The House of One Thousand Eyes by Michelle Barker
Publication Date: September 11, 2018
When Lena’s subversive uncle disappears without a trace in Communist East Berlin, she risks everything to find out what happened to him.
Following her confinement in a mental institution due to her breakdown over the tragic death of her parents in a factory accident, Lena is released to live with her stern auntie in East Berlin. Because everyone thinks Lena is simple, she is allowed to work night shifts as a cleaning girl at the State Security Service’s headquarters; she lives a regimented, routine life and looks forward to Sunday afternoons spent with her beloved uncle Erich, a writer with subversive ideas and a loose regard for authority. One night following one of their Sunday outings, Erich disappears. Lena mounts a frantic search for him, one which leads her to dead ends everywhere she looks: his books vanished from the shelves of libraries and bookstores and all records of him purged from official files; it is as if he never existed. Desperate to discover what happened to him, Lena begins a quiet but dangerous investigation, snooping around Stasi offices in the dead of night, despite the watchful eyes of her coworker Jutta, her strict aunt at home, and who knows whom else. What she uncovers shakes up everything she thought she knew, casting new light on her parents’ deaths and making her question everything she had been told about the “Better Germany.”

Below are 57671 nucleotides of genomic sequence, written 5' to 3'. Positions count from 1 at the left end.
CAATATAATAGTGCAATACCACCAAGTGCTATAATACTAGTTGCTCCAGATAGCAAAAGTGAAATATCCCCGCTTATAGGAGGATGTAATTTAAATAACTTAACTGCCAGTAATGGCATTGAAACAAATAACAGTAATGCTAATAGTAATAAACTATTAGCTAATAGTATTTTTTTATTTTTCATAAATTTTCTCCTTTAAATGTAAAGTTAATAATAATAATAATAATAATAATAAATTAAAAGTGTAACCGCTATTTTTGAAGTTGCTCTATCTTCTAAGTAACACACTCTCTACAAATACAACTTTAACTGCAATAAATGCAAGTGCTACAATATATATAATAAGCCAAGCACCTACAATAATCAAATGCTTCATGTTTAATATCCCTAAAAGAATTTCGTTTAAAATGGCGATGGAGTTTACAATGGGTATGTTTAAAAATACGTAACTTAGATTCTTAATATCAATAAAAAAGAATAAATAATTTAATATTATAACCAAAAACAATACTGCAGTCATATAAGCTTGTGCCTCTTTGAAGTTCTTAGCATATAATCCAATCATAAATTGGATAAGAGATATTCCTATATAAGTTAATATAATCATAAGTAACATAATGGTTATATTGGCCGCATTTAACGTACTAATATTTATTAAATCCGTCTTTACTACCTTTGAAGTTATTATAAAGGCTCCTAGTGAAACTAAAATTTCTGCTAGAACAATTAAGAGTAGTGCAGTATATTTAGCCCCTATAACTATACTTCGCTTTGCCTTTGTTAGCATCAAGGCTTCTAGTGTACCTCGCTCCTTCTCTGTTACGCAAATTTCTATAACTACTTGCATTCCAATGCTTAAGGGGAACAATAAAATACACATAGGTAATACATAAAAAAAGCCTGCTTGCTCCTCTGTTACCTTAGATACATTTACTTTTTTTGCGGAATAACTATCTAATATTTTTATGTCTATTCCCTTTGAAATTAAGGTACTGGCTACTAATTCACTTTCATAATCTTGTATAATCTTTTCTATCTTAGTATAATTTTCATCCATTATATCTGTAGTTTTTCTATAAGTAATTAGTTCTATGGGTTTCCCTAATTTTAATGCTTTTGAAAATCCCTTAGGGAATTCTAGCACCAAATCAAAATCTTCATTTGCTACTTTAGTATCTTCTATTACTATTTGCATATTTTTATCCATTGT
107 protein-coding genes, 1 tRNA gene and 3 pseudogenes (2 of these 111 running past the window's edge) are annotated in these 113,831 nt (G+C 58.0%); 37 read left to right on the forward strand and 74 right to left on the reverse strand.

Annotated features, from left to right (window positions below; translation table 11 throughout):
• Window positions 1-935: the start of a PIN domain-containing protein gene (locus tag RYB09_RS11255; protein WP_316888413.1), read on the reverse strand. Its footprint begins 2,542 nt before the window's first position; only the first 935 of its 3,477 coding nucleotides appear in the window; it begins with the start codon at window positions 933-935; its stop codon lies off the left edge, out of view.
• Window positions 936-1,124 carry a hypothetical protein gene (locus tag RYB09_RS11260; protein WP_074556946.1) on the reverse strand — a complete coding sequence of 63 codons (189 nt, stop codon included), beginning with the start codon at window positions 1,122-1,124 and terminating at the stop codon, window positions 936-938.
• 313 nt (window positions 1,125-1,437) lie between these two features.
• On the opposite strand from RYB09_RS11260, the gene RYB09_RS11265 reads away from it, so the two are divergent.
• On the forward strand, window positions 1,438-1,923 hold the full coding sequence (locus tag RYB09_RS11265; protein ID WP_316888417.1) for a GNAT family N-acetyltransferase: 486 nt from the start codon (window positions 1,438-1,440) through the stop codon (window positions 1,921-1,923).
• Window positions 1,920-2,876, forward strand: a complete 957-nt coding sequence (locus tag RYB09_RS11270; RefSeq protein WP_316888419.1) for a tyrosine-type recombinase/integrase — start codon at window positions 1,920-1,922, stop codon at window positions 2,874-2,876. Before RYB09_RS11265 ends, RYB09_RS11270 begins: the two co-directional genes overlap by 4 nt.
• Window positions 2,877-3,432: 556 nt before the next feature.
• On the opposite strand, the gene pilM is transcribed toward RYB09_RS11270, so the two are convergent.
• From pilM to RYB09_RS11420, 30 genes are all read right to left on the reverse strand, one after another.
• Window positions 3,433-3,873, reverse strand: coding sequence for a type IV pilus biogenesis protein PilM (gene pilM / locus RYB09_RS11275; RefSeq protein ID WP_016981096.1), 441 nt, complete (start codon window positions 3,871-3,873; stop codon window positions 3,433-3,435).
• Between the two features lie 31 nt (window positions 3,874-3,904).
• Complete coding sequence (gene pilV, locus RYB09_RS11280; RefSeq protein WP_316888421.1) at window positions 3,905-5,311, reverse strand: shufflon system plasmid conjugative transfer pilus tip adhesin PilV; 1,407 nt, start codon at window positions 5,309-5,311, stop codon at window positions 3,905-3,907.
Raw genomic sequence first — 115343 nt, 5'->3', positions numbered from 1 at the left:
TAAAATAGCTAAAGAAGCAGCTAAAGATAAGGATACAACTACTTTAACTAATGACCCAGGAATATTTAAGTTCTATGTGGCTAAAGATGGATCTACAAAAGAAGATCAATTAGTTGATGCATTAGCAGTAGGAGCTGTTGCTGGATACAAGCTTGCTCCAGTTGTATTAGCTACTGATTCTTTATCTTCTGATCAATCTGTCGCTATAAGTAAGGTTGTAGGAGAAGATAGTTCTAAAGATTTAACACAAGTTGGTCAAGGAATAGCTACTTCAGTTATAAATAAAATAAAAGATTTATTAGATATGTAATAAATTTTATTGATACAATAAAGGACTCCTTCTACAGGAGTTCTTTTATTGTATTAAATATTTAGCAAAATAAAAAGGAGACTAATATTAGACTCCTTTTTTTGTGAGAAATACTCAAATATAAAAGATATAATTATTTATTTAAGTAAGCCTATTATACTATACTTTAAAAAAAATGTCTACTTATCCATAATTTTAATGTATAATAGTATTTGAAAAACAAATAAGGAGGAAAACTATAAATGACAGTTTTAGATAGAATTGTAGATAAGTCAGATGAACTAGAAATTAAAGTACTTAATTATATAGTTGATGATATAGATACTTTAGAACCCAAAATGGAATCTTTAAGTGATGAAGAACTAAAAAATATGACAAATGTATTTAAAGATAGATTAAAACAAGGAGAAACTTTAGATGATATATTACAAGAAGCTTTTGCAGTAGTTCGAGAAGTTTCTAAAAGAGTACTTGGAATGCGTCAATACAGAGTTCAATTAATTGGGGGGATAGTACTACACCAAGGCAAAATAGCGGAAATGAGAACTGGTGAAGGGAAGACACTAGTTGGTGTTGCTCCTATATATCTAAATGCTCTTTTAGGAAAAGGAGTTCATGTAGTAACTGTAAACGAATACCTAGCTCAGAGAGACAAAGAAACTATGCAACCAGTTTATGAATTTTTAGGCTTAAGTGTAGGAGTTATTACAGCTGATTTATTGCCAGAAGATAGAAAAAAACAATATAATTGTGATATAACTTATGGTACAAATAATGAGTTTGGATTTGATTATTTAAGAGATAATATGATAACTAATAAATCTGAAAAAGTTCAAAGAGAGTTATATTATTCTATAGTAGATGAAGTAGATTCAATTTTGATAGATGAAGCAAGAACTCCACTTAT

This is a quietly intense historical thriller that explores a dark corner of world history not often featured in YA novels. The foreboding setting is chillingly rendered in immersive period detail, contributing to the mounting sense of suspense as Lena treads closer and closer to the truth. Lena is a complex character who must struggle against traumas past and present, including an insidious storyline dealing with sexual abuse at the hands of a Party official. Ideal for fans of historical fiction, slow-burn thrillers, and dystopias in the vein of 1984, this sophisticated story is bound to grip its readers and not let go.
Troublemakers by Catherine Barter
Publication Date: April 1, 2018